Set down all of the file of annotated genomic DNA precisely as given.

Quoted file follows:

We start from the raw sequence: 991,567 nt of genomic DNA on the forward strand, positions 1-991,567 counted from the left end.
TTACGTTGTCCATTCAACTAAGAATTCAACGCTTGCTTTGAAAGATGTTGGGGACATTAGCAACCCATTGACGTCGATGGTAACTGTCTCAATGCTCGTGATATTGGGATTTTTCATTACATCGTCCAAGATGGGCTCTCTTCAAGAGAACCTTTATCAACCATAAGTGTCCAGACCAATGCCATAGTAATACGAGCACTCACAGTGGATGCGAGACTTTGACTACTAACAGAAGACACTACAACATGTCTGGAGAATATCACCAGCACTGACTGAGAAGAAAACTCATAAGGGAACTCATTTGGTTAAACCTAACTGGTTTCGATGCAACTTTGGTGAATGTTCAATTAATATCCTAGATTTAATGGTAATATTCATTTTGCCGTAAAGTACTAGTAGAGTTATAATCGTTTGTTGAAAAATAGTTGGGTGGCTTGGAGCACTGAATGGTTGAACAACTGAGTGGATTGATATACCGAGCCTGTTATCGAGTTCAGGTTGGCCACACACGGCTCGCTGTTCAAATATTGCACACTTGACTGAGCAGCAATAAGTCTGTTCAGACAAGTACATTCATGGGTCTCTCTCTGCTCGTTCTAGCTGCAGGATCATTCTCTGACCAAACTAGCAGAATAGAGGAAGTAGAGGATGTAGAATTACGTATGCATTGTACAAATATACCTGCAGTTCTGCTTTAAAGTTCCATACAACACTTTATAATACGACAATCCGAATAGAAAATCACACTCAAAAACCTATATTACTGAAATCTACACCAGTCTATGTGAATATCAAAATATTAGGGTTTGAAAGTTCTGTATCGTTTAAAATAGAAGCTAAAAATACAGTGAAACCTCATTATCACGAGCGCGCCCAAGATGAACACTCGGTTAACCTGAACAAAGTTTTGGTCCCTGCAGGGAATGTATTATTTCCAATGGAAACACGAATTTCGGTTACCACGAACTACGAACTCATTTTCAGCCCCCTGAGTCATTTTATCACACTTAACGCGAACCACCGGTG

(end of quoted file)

We start from the raw sequence: 991,567 nt of genomic DNA on the forward strand, positions 1-991,567 counted from the left end.
TTACGTTGTCCATTCAACTAAGAATTCAACGCTTGCTTTGAAAGATGTTGGGGACATTAGCAACCCATTGACGTCGATGGTAACTGTCTCAATGCTCGTGATATTGGGATTTTTCATTACATCGTCCAAGATGGGCTCTCTTCAAGAGAACCTTTATCAACCATAAGTGTCCAGACCAATGCCATAGTAATACGAGCACTCACAGTGGATGCGAGACTTTGACTACTAACAGAAGACACTACAACATGTCTGGAGAATATCACCAGCACTGACTGAGAAGAAAACTCATAAGGGAACTCATTTGGTTAAACCTAACTGGTTTCGATGCAACTTTGGTGAATGTTCAATTAATATCCTAGATTTAATGGTAATATTCATTTTGCCGTAAAGTACTAGTAGAGTTATAATCGTTTGTTGAAAAATAGTTGGGTGGCTTGGAGCACTGAATGGTTGAACAACTGAGTGGATTGATATACCGAGCCTGTTATCGAGTTCAGGTTGGCCACACACGGCTCGCTGTTCAAATATTGCACACTTGACTGAGCAGCAATAAGTCTGTTCAGACAAGTACATTCATGGGTCTCTCTCTGCTCGTTCTAGCTGCAGGATCATTCTCTGACCAAACTAGCAGAATAGAGGAAGTAGAGGATGTAGAATTACGTATGCATTGTACAAATATACCTGCAGTTCTGCTTTAAAGTTCCATACAACACTTTATAATACGACAATCCGAATAGAAAATCACACTCAAAAACCTATATTACTGAAATCTACACCAGTCTATGTGAATATCAAAATATTAGGGTTTGAAAGTTCTGTATCGTTTAAAATAGAAGCTAAAAATACAGTGAAACCTCATTATCACGAGCGCGCCCAAGATGAACACTCGGTTAACCTGAACAAAGTTTTGGTCCCTGCAGGGAATGTATTATTTCCAATGGAAACACGAATTTCGGTTACCACGAACTACGAACTCATTTTCAGCCCCCTGAGTCATTTTATCACACTTAACGCGAACCACCGGTG